When Peter came into the house, Jesus was the first to speak. “What do you think, Simon?” he asked. “From whom do the kings of the earth collect duty and taxes –from their own sons or from others?”
 “From others,” Peter answered.
“Then the sons are exempt,” Jesus said to him. “But so that we may not offend them, go to the lake and throw out your line. Take the first fish you catch; open its mouth and you will find a four- drachma coin. Take it and give it to them for my tax and yours.”
Peter was honestly trying to defend Jesus but in so doing He misstated and even misrepresented Jesus.  In Christ’s day the priests and the Levites were still regarded as especially devoted to the temple, and were not required to make the annual contribution for its support.  In Peter’s haste to defend Jesus, he actually contributed to the false notion that Jesus was not a prophet and certainly not the One to whom all the Levites represented in their ministry.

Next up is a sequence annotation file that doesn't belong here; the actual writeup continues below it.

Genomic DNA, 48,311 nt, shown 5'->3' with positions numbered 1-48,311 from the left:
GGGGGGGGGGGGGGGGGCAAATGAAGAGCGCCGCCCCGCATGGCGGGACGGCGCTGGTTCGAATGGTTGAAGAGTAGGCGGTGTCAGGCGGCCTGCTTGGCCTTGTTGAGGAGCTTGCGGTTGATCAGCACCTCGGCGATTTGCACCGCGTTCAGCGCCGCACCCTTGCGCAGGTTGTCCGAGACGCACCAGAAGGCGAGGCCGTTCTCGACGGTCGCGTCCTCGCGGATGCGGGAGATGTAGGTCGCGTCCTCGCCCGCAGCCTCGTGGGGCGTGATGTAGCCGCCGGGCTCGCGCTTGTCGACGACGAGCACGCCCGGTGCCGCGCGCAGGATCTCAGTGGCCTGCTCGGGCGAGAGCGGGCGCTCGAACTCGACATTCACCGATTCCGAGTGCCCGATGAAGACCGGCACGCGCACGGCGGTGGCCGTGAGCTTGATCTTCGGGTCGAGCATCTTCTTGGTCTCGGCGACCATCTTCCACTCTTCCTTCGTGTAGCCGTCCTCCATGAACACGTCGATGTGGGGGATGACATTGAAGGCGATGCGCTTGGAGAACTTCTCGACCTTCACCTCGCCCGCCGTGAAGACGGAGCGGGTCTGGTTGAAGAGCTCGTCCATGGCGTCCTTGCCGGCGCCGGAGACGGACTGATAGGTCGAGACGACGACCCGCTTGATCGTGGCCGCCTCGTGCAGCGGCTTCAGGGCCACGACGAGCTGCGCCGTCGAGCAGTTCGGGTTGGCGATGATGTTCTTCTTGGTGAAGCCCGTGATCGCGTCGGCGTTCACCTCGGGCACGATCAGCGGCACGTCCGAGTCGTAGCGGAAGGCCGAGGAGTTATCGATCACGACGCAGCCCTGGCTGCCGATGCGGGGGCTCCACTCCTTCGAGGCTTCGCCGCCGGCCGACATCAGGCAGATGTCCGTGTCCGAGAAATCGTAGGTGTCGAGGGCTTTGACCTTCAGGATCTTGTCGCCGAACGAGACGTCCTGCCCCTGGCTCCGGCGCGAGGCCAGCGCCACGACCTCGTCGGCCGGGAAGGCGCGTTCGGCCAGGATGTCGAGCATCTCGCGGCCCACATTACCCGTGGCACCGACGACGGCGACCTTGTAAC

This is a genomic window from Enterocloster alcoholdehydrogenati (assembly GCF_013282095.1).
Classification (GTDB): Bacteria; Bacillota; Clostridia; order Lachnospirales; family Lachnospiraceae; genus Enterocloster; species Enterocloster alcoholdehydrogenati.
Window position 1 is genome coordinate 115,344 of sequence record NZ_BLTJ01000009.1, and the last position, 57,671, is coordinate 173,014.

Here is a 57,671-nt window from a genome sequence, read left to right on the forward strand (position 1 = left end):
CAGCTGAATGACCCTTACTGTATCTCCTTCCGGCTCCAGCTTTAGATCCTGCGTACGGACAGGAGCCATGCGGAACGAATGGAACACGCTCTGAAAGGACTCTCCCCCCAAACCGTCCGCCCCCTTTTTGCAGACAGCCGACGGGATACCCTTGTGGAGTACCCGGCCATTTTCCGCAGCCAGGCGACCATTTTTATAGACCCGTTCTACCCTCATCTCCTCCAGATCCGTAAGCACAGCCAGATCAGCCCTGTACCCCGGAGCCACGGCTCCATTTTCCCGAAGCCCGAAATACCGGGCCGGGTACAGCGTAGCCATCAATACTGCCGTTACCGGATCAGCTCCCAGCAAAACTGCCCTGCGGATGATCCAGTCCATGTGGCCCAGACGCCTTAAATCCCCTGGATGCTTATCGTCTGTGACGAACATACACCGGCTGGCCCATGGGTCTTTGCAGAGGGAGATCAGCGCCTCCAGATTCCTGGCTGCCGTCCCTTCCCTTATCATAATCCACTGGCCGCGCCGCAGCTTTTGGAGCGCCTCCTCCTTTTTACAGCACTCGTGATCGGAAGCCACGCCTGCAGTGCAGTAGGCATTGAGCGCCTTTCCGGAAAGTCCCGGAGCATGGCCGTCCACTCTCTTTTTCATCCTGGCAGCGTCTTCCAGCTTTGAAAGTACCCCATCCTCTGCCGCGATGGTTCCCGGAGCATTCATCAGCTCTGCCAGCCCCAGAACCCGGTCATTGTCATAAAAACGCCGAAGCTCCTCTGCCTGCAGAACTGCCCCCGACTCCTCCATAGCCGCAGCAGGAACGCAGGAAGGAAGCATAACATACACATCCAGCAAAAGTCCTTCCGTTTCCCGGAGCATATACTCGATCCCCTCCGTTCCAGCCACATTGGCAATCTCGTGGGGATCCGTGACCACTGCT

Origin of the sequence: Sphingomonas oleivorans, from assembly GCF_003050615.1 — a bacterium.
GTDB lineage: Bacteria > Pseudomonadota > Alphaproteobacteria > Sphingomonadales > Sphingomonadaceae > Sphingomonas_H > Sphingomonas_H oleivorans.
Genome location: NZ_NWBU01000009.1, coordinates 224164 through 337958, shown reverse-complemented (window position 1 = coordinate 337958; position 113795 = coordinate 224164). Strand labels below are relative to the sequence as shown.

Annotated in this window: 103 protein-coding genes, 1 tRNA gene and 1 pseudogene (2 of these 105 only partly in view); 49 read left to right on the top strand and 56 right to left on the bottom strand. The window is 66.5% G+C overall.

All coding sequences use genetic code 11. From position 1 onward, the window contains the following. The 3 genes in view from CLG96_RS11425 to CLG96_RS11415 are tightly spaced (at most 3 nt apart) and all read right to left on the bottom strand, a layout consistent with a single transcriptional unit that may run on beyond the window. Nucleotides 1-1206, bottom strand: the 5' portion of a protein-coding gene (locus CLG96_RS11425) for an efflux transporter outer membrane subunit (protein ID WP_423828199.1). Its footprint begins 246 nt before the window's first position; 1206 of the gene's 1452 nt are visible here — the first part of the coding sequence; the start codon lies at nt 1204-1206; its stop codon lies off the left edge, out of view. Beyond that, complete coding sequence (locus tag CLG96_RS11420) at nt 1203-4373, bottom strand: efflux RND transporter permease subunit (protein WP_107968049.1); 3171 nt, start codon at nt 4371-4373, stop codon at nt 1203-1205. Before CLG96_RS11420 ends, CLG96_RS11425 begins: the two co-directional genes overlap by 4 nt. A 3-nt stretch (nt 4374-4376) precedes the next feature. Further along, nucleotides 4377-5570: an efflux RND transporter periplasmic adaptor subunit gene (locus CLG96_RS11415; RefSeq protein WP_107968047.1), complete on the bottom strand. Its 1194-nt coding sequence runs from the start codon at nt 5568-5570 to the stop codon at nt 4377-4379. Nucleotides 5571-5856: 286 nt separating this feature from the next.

Ellen White notes,
“Only a little before, Peter had acknowledged Jesus as the Son of God; but he now missed an opportunity of setting forth the character of his Master. By his answer to the collector, that Jesus would pay the tribute, he had virtually sanctioned the false conception of Him to which the priests and rulers were trying to give currency.” { DA 433.}
CONCLUDING THOUGHT
No doubt difficult times lie ahead.  Not just financial difficulties, nor difficulties of earthly calamities.  The challenges we face are similar to those for which Jesus sought to prepare his disciples in Matt. 16 and 17.
The words of Isaiah 50:4-10 are powerful, comforting and instructive words as we reflect back on our study for today: